Leon Rattler
Leon Rattler, a member of the Blackfeet Tribe, speaks about art and the healing process during the “Journey to Wellness: A Spiritual Endeavor” conference at the Holiday Inn Hotel and Convention Center Wednesday afternoon. JAMES WOODCOCK/Gazette Staff

American Indians need their cultural roots for strength and identity, but many tribes are losing their language and religious traditions as their older members die.

“This is one of the things elders forget,” said Joe Iron Man, a spiritual leader from the Fort Belknap Indian Reservation. “They never teach. They take it with them.”

Iron Man spoke Wednesday at the Holiday Inn during a conference about spirituality and wellness hosted by the Montana-Wyoming Tribal Leaders Council.

He said he is mentoring five young men at Fort Belknap, all of whom are learning how to perform traditional sun dances. Iron Man, who is Cree and Gros Ventre, became a spiritual leader 50 years ago after his father died.

The sense of belonging that people find in their culture can be a powerful salve for the many hardships in life, and American Indians face plenty of challenges, said Joseph Stone, a clinical psychologist who spoke at the conference.

“We have been in a state of survival for the past 500 years,” Stone said.

Stone, who is Blackfeet, said trauma has laced the lives of every generation of American Indians since white settlers arrived on the East Coast in the 1500s, and much of it can be traced to the dispossession of those early tribes.

Any people who are dispossessed, or forcibly removed from their homeland, experience a deep psychological trauma, Stone said.

Parents suffering from traumatic experiences unwittingly pass their stress on to their children, whose brains develop differently in response, he said. That sets the stage for more dysfunction and, in the case of American Indians, was compounded by a series of traumatic events that unfolded over decades, including war, disease outbreaks and boarding schools.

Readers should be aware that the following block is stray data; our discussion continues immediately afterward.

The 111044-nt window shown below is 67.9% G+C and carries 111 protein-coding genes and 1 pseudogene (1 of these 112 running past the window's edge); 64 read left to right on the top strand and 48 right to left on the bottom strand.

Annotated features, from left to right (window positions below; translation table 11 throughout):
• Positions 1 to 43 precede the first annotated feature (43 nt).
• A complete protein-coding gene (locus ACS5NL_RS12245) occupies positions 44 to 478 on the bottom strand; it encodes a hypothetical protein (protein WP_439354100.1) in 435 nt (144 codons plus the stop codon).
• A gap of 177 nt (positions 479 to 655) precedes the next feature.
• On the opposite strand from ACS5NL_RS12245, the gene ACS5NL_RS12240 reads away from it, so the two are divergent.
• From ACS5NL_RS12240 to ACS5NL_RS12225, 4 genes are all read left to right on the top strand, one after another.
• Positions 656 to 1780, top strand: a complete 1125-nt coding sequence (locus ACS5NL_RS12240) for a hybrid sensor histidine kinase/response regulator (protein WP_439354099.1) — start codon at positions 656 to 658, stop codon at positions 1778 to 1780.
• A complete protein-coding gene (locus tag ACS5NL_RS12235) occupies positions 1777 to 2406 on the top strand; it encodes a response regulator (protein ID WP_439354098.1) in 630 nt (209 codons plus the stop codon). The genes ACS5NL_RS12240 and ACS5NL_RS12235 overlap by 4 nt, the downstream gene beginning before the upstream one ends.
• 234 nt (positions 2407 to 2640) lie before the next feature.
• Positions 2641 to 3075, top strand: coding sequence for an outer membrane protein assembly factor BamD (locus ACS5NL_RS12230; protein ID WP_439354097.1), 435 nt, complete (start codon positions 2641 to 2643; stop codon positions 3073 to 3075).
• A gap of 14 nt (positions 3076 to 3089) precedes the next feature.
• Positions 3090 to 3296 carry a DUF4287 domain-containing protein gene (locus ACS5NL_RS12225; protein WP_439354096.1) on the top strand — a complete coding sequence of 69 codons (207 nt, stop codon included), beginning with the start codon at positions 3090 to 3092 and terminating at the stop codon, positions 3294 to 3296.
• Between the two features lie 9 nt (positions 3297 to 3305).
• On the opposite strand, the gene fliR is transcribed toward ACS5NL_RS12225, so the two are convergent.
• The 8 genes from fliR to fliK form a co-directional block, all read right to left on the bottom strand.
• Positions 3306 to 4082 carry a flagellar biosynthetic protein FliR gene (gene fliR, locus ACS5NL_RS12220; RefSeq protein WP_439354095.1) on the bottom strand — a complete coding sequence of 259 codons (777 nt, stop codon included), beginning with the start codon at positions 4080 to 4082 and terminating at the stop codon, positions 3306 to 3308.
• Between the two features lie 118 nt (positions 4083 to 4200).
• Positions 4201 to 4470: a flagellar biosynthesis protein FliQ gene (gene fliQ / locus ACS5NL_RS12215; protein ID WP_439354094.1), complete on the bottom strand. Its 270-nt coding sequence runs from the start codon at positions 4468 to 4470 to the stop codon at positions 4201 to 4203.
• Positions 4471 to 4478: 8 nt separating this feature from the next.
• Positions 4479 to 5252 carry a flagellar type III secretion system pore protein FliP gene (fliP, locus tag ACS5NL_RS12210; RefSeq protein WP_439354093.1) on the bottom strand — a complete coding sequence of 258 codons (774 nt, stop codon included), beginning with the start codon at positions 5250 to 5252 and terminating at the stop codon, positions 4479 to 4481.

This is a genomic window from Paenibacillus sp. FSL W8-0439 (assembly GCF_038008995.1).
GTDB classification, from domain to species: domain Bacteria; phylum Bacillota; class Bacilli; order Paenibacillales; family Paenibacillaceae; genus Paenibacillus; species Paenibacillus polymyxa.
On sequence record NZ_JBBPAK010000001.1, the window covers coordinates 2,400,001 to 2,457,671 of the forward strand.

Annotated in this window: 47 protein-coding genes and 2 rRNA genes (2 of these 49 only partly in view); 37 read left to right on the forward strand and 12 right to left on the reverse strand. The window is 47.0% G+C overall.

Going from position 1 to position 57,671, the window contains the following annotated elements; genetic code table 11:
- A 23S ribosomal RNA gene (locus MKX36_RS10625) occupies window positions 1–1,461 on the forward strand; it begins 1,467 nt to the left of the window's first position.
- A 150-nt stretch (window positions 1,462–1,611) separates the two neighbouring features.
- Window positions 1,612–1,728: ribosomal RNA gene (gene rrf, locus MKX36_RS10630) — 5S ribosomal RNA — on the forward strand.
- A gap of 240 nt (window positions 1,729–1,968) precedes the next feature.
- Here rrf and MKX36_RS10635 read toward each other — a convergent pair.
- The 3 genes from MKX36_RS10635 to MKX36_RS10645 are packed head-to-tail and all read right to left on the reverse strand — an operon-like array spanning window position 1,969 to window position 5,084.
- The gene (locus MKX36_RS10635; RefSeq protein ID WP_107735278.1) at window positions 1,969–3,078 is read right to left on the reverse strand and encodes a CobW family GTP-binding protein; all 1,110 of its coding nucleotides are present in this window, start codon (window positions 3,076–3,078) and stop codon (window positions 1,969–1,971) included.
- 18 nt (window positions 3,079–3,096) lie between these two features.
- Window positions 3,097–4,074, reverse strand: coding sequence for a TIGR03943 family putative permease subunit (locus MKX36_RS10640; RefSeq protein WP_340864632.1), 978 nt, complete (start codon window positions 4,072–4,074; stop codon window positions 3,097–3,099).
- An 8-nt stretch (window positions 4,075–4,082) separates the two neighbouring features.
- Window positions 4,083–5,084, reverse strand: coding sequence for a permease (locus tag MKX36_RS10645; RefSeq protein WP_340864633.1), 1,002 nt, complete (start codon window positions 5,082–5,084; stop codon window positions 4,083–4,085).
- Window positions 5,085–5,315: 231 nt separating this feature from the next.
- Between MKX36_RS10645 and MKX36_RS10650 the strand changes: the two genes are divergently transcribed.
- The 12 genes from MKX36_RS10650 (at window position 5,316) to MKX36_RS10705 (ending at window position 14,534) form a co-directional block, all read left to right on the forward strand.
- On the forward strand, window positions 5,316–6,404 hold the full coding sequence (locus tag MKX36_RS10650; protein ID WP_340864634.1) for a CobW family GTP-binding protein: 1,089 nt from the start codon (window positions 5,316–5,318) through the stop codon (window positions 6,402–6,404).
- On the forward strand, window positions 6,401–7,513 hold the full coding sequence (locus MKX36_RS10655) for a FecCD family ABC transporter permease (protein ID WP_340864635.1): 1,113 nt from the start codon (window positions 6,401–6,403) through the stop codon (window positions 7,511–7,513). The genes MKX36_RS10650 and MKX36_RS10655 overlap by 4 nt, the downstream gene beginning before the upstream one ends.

“I don’t get the luxury of standing here talking about this stuff as though it’s a theory,” Stone said. “It’s my story.”

“It’s good to know the story,” he said. “It’s good to know we can change it.”

Reviving traditions that were lost when Indian children were sent to Christian boarding schools or when families tried to assimilate into white culture can help tribal members who have lost their way, Stone said.

But straddling two cultures, as most modern-day Indians must do, is not easy.

Even the Indian Health Service, whose sole purpose is to provide health care for the country’s native population, does not automatically embrace traditional ideas.

A policy written in 1994 addresses the issue, but it is “growing dust somewhere,” said Garland Stiffarm, deputy director of the Billings-area IHS.

“We have to make it a living, breathing document and treat our patients right,” Stiffarm said at the conference.

Incorporating traditional approaches to wellness into other medical settings can be even more unwieldy, said Gordon Belcourt, executive director of the Montana-Wyoming Tribal Leaders Council.

Belcourt, who is Blackfeet, said a Montana hospital once threatened to call the police because so many members of his family had gathered at the bedside of a sick loved one.

In another instance, he said, a nurse at a different hospital told family members a patient was speaking gibberish when in reality he was asking for water in his native language.

“When we burn sage, guards come running because they think we’re smoking marijuana,” Belcourt said.

Contact Diane Cochran at dcochran@billingsgazette.com or 657-1287.